Bocuse d'Or is one of the most esteemed culinary competitions in the world... and now participants must create a vegan dish
Bocuse d’Or, or the World Cooking Contest, is a biennial international chef championship, which has been compared to the Olympics of the culinary world with a little bit of Eurovision-style competition chucked into the mix. As if that wasn’t exciting enough, in January 2017 it celebrates its 30th anniversary. The icing on the cake? For the first time in its history, chefs are required to prepare a “100-percent vegetal” dish, along with the more traditional chicken and shellfish dishes. That’s right – it must be entirely vegan.
About Bocuse d'Or
Bocuse d’Or was the idea of the award-winning French chef Paul Bocuse, renowned for his high quality and innovative approaches which can be sampled at his Michelin star restaurants. He has experienced his fair share of fame, such as when he cooked for presidential dinners or won the Chef of the Century award from The Culinary Institute of America in 2011. Given the esteem in which he is held, it is hardly surprising that the Bocuse d’Or competition in France is held in such high prestige in the culinary world. The first event took place in January 1987 and has taken place every other year since, different from other contests in that chefs prepare all dishes live in front of their audience.
Perhaps you’re sat there thinking of that particular vegan dish that you manage to produce outstandingly well and you’re now contemplating stepping up to the plate and trying your chances at Bocuse d’Or.
Well, unfortunately the competition is extremely high. Throughout the year, hopefuls from across the world partake in national selection events. Winners enter the continental stage and only those who come out top here make it to represent one of the 24 successful countries in the finals, a set number coming from each continent. The winning team of the final 24 entrants earn themselves a golden effigy of Paul Bocuse along with €20,000; second-place win a silver effigy and €15,000; third place, you guessed it, get a bronze effigy and €10,000.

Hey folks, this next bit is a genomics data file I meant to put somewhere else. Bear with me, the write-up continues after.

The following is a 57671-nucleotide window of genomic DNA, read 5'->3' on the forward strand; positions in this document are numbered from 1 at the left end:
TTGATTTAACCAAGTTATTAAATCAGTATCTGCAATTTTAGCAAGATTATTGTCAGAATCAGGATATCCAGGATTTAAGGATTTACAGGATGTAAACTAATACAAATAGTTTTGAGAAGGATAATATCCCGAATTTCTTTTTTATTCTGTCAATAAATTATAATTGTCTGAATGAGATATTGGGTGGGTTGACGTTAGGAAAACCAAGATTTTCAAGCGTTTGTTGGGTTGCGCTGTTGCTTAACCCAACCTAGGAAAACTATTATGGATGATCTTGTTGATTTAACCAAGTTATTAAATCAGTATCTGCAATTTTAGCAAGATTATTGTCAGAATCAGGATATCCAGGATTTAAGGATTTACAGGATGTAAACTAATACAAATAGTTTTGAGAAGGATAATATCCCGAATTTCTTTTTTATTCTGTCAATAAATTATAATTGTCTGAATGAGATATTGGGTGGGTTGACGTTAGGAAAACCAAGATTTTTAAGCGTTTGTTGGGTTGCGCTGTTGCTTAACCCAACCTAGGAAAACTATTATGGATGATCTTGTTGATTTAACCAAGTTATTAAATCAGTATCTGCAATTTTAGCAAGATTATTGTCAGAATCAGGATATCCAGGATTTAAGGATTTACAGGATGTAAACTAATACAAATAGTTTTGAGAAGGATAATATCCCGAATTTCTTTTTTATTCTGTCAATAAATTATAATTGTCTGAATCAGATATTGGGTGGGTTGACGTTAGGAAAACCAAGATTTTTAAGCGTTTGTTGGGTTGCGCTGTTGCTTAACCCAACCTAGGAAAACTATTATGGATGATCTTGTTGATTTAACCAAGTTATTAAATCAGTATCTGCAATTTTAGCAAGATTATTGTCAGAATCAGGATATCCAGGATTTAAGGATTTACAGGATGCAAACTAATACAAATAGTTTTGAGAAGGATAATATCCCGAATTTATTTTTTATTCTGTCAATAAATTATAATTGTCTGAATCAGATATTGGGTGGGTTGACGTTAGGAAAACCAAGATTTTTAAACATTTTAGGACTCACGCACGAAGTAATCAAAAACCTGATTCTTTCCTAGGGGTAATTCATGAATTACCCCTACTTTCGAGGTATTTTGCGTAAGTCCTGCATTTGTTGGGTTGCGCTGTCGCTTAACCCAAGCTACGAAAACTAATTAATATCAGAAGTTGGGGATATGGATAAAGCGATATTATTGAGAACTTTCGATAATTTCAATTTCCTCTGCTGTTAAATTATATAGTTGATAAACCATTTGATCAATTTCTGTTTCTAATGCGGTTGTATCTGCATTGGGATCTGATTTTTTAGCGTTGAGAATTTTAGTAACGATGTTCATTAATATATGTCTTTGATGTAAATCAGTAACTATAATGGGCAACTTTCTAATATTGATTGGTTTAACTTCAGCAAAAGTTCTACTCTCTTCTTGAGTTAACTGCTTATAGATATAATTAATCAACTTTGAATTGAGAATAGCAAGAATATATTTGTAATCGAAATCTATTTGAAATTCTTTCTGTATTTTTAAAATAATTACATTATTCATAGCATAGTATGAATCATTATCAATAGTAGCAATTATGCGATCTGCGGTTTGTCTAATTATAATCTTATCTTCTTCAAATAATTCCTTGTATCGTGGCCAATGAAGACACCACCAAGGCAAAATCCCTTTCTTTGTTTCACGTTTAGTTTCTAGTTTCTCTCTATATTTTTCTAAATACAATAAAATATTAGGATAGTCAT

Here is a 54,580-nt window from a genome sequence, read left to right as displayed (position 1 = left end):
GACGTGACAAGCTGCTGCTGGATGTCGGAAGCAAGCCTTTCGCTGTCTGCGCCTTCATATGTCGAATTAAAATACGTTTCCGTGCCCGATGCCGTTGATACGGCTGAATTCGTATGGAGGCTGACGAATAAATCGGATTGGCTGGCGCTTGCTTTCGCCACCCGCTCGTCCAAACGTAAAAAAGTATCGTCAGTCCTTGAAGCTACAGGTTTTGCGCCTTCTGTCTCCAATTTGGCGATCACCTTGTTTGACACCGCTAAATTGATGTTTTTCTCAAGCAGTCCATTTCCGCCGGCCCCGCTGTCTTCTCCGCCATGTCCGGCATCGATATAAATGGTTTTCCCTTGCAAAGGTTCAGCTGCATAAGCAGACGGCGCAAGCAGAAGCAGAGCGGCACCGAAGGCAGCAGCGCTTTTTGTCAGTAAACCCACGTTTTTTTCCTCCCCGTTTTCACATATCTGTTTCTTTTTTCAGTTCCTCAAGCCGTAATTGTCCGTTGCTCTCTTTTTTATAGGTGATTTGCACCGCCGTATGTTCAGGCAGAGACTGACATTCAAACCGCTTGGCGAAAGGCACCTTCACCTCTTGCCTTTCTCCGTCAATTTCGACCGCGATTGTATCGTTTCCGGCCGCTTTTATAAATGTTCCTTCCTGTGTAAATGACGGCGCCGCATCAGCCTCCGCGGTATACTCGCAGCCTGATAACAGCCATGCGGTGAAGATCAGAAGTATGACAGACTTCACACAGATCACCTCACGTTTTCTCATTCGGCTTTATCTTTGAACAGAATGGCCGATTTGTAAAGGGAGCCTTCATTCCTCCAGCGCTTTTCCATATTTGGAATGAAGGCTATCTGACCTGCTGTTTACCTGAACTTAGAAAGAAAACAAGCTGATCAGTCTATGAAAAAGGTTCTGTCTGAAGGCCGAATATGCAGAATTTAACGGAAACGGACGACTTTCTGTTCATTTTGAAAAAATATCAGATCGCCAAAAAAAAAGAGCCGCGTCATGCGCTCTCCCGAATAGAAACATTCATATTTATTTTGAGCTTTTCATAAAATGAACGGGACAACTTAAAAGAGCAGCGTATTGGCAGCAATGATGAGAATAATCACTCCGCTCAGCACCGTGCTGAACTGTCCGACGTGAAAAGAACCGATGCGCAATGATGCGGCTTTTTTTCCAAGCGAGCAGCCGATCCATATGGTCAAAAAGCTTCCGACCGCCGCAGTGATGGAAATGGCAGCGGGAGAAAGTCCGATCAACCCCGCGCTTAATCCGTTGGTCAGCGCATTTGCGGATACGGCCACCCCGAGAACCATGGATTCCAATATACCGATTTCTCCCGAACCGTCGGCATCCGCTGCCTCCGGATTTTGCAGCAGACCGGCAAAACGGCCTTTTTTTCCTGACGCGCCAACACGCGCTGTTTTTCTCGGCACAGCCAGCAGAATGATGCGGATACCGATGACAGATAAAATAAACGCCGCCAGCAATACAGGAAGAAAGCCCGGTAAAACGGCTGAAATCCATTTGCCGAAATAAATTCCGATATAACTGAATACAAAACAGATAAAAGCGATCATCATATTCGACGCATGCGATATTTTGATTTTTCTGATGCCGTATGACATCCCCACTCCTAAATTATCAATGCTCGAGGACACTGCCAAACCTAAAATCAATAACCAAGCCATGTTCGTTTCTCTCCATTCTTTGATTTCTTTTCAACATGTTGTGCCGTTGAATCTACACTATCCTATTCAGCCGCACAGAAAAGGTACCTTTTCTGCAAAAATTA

Of the previous 15 competitions, the host country France has won 7 times, with Norway having taken it 5 times including 2015 and Luxembourg, Sweden and Denmark having bagged it once each. This year’s finalists are Australia, Belgium, Brazil, Canada, Chile, China, Denmark, Estonia, Finland, France, Germany, Guatemala, Hungary (don’t make a pun), Iceland, Netherlands, Norway, Singapore, South Korea, Sweden, Switzerland, Uruguay, USA, Japan and Morocco.
The vegan dish at Bocuse d'Or
Now, back to the plant-based dish. This must be made up of fruit, vegetables, legumes, seeds or cereals and must not contain meat, butter, cheese, cream or any other animal-derived products. Contestants have one month to come up with their recipe, which may be hot or cold or in the form of a broth, based on 146 products available from the Metro Market along with the option of 2 products from their country of origin.
The reason for choosing this theme was to acknowledge and appreciate the culinary trends of 2016, primarily the increasing demand for plant-based food. “In keeping with its passionate and attentive quest to reflect modern cooking in line with its times”, claim the organization, “Bocuse d’Or places the emphasis on vegetal”.
According to Régis Marcon, President of the Bocuse d’Or International Organizing Committee, “cooking can only be beautiful when it brings us closer to nature”, thus presumably veganism has been recognised as an appropriate way to achieve this.
When is Bocuse d'Or?
The event will be taking place in Lyon on January 24th and 25th 2017. Though meat and fish will still be used in the competition, the introduction of a vegan dish, whether this is as a one-off or to be repeated, is a huge step to celebrate. Yet more proof that plant-based food is anything but boring. If you want to learn more about Bocuse d'Or, check out the website here.